Scotland head coach Steve Clarke is confident his big-game players can compensate for a lack of tournament experience.

Some of Clarke's squad were not even born the last time Scotland took part in a major finals, at the World Cup in France in 1998.

Scotland begin their Euro 2020 campaign today against a Czech Republic side making their seventh consecutive appearance at the European Championship finals.

They then take on tournament regulars England and World Cup runners-up Croatia.

But Clarke believes his players have what it takes to handle facing national teams with more relevant recent experience.

"One of my assistants, Steven Reid, went to the World Cup with his country, so he has some experience, he will be able to share that with the players," said Clarke of the former Republic of Ireland international, who featured at the 2002 tournament.

"We have also got a lot of big-game players. Andy Robertson has played in World Championships, he has won the Champions League.

"Billy Gilmour was involved with Chelsea a couple of weeks ago in the Champions League (final). Scott McTominay played in a European final. I have coached a team in the final of the Champions League myself.

"We understand big games, big moments. Big games are for big players and we believe we have enough big players to handle the occasion."

Clarke’s side showed they could do that when upsetting the odds against Serbia in Belgrade to end their exile from the big arena and he senses the same sort of confidence in his men.

"I think so," he said. "It’s always difficult to gauge the mood, obviously it’s a big, big tournament.

"The players have been working hard towards it, to get there. Hopefully they can produce the same performance or a similar performance to what they produced in Serbia that night because we played very well.

"And I think that stands us in good stead for the tournament. If your big players turn up on the big occasion, then you always have a chance."

Clarke is not one to get carried away and the former Chelsea defender will aim to transmit his composure to his players ahead of today’s momentous occasion at Hampden.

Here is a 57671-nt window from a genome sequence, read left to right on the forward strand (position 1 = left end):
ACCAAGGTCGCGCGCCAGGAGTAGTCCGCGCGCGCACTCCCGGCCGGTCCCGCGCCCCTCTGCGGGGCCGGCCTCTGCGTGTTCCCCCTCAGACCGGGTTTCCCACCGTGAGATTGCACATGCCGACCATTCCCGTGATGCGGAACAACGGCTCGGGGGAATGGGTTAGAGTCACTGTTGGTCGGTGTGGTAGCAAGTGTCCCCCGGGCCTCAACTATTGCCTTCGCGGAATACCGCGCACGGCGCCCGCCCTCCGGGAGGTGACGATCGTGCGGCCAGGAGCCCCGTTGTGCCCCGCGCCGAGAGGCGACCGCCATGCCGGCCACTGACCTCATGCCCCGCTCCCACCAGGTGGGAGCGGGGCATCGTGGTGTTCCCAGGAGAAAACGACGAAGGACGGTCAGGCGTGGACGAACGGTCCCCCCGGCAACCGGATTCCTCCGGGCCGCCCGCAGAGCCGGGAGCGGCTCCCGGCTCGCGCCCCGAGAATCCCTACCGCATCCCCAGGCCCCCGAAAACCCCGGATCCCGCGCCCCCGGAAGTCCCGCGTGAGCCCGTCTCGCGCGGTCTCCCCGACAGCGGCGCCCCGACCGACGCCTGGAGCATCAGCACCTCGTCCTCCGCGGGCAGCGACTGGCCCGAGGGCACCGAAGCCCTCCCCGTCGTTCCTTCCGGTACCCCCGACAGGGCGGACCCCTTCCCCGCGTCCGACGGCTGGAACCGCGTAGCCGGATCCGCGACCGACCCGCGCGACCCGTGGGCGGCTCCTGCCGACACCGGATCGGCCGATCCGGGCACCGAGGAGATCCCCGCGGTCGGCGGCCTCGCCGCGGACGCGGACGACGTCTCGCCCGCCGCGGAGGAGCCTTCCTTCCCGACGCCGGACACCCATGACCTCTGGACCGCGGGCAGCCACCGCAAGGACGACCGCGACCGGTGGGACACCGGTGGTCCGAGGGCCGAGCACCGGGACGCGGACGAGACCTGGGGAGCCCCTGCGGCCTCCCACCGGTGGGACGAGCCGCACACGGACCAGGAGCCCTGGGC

"When you qualify for the first time in 23 years, you probably feel a little less pressure," he said. "We have done well to be in the tournament.

"We are looking forward to it, we are going to give it our all in every single game and we are going to try to make the next step to the knockout stages, which would be a first.

Scotland face the Czech Republic at Hampden Park on Monday, live on RTÉ2

"The country, the Tartan Army can get carried away. They can get over-excited for us.

"We have to be excited to be involved in the tournament for the first time in a long time, but we have to keep an emotional control so that when we do get to the match, we play to our full potential.

"I try to keep the games for what they are. I always try to prepare in the same way for games. I have been quite methodical throughout my career approaching matches.

"I try to follow the same process through the training, the same process through the team meetings that we have. And I will follow the same process on Monday. Hopefully that is enough to get us off to a good start in the tournament."

Clarke’s final message to the players on Monday afternoon will be equally reassuring.

"Go and enjoy yourself, enjoy the game," he said. "Normally when players are relaxed, they play well.

"So we try to keep them calm, keep them relaxed, and I tell them to go and enjoy the moment."

Watch every game of Euro 2020 live and watch nightly highlights on RTÉ2 or RTÉ Player | 11 June to 11 July